Konca, A. Ozgun (2008) Investigating large earthquake rupture kinematics from the joint analysis of seismological, geodetic and remote sensing data. Dissertation (Ph.D.), California Institute of Technology. http://resolver.caltech.edu/CaltechETD:etd-05292008-113958
This thesis presents detailed studies of 4 large earthquakes. The 2006 Mw 8.6 Nias-Simeulue earthquake and 2007 Sumatra Mw 8.4 and 7.9 earthquake sequence which occurred on the Mentawai Island area of Sunda megathrust are studied using teleseismic, long period, GPS, and field data. Two crustal earthquakes, the 2005 Mw 7.6 Kashmir and the 1999 Mw 7.1 Duzce earthquakes, are studied using satellite image cross-correlation, seismic, GPS and SAR data.
The 2005, Mw 8.6, Nias-Simeulue earthquake was caused by rupture of a portion of the Sunda megathrust offshore northern Sumatra. Based on the excitation of the normal modes and geodetic data, we put relatively tight constrains on the seismic moment and the fault dip, where the dip is determined to be 8o to10o with corresponding moments of 1.24 x 1022 to 1.00 x 1022 Nm, respectively. The geodetic constraints on slip distribution help to eliminate the trade-off between rupture velocity and slip kinematics. Our results indicate a relatively slow average rupture velocity of 1.5 to 2.5 km/s and long average rise time of up to 20 s.
Our study of the 2007 Mentawai Islands earthquakes shows the influence of permanent barriers on the extent of large megathrust ruptures, which can be a cause of some regularity of the seismic behavior, but also that the same portion of a megathrust can rupture in different patterns depending on whether asperities break as isolated seismic events or cooperate to produce a larger rupture. This variability arises mostly from the influence of nonpermanent barriers, probably zones with locally lower prestress due to the past earthquakes. The state of stress on that portion of the Sumatra megathrust was not adequate for the development of a single major large rupture at the time of this seismic crisis. However, the slip deficit that has accumulated since the 1833 and 1797 events remains large, and so is the potential for a large megahrust event in the Mentawai area.
We analyzed the rupture process of 1999 Mw 7.1 Duzce earthquake using geodetic and seismic data. Applying subpixel cross-correlation of SPOT images acquired before and after the event, we mapped a continuous fault trace over 55 km; 15 km longer than the field reports. We investigated the spatiotemporal evolution of the earthquake using four-segment fault geometry with constraints on surface offsets based on satellite imagery, incorporated GPS and InSAR data and four strong-motion stations in the vicinity of the rupture. Our joint modeling shows a very stable slip distribution that does not depend on constraints imposed on rupture velocity. We show that no constant rupture velocity can explain the strong-motion data. Due to constraints from fault geometry and geodetic data, the rupture velocity has to vary rapidly. The rupture starts slow, accelerates to supershear speeds toward east and subsequently slows down. Supershear rupture is local and only toward the east of the hypocenter. Teleseismic data are consistent with the joint near-field model when 2 s time shifts are applied to their hand-picked arrivals. This implies that the weak beginning of the earthquake is not observable at teleseismic distances. This appears to be a common problem with teleseismic modeling and leads to more compact models with major slip around the hypocenter than the actual phenomenon. We performed teleseismic inversion models comparing four-segment fault geometry based on satellite imagery to one-segment geometry based on CMT solution. The four-segment model gives better predictions of near-field ground motions.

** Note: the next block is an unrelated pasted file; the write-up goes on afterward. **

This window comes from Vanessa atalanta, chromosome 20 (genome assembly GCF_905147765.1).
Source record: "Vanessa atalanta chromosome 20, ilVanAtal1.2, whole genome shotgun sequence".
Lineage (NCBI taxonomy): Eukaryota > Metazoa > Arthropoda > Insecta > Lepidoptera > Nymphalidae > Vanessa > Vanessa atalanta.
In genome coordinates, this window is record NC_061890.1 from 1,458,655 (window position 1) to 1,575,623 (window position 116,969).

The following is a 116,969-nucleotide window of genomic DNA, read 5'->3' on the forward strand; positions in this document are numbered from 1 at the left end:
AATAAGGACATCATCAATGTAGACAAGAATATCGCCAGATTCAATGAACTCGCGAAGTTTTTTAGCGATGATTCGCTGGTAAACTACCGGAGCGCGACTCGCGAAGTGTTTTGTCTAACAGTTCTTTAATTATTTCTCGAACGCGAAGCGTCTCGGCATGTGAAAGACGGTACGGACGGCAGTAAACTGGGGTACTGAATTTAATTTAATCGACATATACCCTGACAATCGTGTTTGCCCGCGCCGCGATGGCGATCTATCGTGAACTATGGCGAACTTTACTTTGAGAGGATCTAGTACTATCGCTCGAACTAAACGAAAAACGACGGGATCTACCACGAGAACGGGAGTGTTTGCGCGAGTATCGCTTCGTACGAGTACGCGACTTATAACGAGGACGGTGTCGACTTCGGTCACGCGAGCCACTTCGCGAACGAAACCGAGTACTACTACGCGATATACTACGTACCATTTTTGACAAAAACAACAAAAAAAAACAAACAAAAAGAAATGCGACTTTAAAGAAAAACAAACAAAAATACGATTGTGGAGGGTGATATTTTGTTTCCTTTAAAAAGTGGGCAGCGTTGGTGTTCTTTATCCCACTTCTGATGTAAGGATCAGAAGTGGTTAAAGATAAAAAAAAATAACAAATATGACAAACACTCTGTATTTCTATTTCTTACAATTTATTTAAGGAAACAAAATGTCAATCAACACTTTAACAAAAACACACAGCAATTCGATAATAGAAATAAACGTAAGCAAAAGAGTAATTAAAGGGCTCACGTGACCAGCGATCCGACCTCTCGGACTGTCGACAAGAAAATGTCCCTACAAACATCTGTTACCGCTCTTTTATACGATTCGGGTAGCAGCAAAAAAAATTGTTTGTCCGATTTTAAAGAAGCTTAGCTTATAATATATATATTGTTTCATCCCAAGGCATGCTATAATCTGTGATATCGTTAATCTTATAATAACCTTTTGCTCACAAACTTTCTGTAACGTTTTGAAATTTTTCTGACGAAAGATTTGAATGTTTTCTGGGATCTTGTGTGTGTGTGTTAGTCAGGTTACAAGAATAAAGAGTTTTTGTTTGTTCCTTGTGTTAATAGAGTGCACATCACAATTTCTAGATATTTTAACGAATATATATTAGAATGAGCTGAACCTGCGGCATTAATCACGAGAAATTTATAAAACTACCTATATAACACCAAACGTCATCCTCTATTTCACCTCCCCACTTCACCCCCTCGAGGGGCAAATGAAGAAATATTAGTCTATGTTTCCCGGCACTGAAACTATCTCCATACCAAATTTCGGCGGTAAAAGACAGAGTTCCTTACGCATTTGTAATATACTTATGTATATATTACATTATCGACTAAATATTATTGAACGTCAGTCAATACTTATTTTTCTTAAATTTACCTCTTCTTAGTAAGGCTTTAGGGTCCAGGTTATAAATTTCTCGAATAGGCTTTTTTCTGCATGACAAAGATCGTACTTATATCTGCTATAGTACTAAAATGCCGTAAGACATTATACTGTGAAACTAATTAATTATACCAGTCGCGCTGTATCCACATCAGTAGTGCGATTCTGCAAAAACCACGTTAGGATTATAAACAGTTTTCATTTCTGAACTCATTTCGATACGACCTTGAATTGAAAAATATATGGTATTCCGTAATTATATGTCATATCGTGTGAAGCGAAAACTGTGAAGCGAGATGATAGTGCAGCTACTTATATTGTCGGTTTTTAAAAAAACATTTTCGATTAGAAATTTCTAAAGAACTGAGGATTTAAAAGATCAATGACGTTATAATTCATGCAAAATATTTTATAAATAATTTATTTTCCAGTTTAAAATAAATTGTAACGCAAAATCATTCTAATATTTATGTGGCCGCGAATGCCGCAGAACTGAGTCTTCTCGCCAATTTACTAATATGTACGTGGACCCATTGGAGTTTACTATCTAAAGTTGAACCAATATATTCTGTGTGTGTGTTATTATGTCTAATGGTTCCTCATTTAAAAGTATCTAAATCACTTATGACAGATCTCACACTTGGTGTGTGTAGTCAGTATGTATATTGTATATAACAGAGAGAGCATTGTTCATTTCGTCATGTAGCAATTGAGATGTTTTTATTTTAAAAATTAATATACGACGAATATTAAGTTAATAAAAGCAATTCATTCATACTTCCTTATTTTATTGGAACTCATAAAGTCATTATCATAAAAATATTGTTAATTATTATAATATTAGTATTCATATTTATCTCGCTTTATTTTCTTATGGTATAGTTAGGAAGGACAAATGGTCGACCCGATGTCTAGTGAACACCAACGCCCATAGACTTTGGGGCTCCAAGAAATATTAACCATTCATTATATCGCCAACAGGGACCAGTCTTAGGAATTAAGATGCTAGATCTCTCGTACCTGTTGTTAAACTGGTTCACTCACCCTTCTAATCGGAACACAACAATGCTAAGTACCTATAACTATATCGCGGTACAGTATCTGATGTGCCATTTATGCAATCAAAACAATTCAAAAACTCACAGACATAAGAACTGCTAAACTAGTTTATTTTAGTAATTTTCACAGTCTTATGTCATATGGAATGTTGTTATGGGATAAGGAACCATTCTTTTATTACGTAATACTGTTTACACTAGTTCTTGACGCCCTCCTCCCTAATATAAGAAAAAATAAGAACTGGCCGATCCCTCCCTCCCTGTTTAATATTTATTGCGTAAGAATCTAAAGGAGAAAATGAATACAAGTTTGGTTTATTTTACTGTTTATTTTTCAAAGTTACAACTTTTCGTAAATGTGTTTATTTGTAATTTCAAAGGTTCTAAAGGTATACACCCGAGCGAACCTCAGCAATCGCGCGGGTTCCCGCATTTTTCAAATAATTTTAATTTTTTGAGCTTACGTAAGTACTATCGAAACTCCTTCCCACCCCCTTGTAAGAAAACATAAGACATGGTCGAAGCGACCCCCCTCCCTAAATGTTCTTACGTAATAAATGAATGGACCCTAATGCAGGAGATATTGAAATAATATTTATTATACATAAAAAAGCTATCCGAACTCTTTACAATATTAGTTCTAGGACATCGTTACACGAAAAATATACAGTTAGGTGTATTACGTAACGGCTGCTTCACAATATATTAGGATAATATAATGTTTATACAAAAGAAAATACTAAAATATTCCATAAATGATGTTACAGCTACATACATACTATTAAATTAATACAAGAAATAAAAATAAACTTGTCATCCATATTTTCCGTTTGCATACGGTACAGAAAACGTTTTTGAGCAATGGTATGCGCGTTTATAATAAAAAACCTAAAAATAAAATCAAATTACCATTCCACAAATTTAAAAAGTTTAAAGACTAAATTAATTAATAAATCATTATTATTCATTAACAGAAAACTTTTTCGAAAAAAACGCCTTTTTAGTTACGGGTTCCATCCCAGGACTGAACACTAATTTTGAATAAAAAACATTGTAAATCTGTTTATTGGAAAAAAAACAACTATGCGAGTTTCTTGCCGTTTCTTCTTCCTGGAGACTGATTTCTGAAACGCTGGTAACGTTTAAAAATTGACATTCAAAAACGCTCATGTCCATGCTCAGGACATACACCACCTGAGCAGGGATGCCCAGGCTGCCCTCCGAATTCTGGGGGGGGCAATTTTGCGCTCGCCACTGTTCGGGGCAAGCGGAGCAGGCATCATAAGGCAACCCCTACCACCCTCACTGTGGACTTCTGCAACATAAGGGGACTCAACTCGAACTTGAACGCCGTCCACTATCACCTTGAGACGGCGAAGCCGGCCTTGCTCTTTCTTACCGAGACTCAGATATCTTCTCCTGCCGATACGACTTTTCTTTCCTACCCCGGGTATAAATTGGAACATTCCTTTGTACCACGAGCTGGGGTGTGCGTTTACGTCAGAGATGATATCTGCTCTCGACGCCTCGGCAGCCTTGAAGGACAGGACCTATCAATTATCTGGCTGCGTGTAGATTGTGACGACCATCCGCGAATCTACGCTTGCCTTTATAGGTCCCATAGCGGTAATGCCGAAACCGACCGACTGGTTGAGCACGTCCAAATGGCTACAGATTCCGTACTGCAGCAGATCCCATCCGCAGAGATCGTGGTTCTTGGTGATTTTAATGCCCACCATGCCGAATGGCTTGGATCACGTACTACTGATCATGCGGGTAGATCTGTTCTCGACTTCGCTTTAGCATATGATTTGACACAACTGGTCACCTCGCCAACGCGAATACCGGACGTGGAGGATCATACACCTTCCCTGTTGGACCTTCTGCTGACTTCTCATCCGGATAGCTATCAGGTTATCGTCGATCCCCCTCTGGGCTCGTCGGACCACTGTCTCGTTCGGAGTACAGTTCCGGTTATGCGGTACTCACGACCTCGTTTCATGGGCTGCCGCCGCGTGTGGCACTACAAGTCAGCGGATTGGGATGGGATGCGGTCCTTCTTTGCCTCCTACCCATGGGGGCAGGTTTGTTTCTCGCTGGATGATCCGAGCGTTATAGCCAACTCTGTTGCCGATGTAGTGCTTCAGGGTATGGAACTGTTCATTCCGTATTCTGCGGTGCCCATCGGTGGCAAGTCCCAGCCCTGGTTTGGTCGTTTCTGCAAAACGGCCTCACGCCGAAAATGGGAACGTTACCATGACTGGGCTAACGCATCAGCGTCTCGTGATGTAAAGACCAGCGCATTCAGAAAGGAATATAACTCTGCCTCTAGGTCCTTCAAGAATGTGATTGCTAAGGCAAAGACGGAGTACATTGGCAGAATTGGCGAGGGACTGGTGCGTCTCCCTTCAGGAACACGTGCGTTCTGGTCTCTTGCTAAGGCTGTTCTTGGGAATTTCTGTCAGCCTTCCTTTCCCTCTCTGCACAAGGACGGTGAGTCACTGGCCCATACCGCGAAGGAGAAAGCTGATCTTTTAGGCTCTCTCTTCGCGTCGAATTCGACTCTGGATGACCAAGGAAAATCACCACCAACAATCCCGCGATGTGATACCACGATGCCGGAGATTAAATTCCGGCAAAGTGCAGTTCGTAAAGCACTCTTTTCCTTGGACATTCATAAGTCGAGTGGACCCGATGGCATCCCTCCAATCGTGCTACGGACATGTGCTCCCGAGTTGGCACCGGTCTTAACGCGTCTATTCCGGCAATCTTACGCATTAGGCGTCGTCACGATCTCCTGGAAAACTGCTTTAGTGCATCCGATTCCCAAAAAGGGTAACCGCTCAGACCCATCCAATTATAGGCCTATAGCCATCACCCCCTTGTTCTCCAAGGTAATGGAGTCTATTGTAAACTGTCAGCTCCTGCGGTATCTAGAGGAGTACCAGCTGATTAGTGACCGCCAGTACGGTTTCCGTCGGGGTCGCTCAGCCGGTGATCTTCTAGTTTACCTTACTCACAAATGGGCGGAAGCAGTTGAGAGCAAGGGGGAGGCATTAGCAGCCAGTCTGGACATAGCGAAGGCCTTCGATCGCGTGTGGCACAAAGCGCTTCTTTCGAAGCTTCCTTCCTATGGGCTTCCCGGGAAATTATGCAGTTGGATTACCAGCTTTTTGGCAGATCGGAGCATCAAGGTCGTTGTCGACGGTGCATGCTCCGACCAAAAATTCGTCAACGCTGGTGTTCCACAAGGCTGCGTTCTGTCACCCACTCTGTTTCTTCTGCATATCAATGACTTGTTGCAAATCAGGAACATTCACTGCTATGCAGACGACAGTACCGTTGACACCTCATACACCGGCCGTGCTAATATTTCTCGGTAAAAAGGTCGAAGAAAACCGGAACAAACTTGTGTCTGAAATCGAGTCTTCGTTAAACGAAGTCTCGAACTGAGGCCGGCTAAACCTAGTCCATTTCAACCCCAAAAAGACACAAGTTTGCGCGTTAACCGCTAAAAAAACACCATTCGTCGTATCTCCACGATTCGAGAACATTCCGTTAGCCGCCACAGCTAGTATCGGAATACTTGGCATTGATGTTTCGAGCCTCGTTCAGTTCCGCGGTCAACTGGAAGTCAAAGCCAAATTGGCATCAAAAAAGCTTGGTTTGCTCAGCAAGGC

We analyzed the Mw 7.6 Kashmir earthquake of October 8, 2005, using sub-pixel correlation of ASTER images to measure ground deformation, and modeling SAR imagery data along with seismic waveforms. The surface rupture is continuous over a distance of 75 km. The rupture lasted about 25 s and propagated up-dip and bilaterally by ~2 km/s, with a rise time of 2-5 s. The shallowness and compactness of the rupture, both in time and space, provide an explanation for the intensity of destructions. By comparing the teleseismic models with SAR data, we infer that satellite image correlation puts constraints on teleseismic models, which lead to more coherent models with the geodetic data. This kind of satellite image analysis could be achieved as soon as a postearthquake image is available, and would provide key information for early assessment of damages.
|Item Type:||Thesis (Dissertation (Ph.D.))|
|Subject Keywords:||earthquakes; fault properties; geodesy; gps; ground motion; Insar; Kashmir; seismology; strong-motion; Sumatra; Turkey|
|Degree Grantor:||California Institute of Technology|
|Division:||Geological and Planetary Sciences|
|Thesis Availability:||Restricted to Caltech community only|
|Defense Date:||24 April 2008|
|Author Email:||ozgun (AT) gps.caltech.edu|
|Default Usage Policy:||No commercial reproduction, distribution, display or performance rights in this work are provided.|
|Deposited By:||Imported from ETD-db|
|Deposited On:||06 Jun 2008|
|Last Modified:||26 Dec 2012 02:49|
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